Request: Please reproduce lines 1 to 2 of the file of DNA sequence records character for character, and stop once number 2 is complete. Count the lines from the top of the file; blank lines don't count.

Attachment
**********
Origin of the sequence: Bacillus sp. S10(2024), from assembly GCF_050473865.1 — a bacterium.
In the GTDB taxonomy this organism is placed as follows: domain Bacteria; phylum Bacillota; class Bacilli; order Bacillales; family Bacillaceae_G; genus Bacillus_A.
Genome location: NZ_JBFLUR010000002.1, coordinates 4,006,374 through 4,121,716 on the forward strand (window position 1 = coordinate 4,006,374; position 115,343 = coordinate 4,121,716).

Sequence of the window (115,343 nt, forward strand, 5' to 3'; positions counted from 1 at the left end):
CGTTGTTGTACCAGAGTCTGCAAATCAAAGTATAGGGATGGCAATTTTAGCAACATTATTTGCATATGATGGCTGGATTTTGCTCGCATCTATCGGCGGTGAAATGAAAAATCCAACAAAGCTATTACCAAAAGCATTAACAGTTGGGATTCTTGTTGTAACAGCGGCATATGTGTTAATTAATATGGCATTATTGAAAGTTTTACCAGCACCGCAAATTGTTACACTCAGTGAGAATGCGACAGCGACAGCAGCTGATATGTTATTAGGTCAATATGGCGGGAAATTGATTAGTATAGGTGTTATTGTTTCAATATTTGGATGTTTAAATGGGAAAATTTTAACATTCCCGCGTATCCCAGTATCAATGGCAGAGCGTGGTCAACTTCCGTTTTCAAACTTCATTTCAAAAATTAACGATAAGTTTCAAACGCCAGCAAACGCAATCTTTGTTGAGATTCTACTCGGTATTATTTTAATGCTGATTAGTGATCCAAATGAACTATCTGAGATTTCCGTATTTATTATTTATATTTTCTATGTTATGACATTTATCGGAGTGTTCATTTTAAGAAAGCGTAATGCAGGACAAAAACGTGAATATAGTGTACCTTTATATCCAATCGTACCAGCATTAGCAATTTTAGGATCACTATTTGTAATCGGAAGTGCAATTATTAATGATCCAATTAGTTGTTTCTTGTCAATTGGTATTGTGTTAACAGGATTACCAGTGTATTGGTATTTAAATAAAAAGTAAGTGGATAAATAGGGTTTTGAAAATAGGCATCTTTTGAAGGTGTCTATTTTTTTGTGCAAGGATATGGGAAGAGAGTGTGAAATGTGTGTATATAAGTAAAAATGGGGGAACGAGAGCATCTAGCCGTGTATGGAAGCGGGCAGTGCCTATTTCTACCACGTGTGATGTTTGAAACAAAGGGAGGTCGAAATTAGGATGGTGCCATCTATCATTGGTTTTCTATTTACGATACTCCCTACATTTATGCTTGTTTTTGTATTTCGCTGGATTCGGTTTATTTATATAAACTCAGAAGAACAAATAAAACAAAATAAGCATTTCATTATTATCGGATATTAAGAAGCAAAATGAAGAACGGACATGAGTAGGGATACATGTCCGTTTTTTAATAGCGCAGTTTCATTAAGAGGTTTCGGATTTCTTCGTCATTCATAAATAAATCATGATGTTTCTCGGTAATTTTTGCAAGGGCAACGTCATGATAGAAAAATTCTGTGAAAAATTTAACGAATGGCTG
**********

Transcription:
Origin of the sequence: Bacillus sp. S10(2024), from assembly GCF_050473865.1 — a bacterium.
In the GTDB taxonomy this organism is placed as follows: domain Bacteria; phylum Bacillota; class Bacilli; order Bacillales; family Bacillaceae_G; genus Bacillus_A.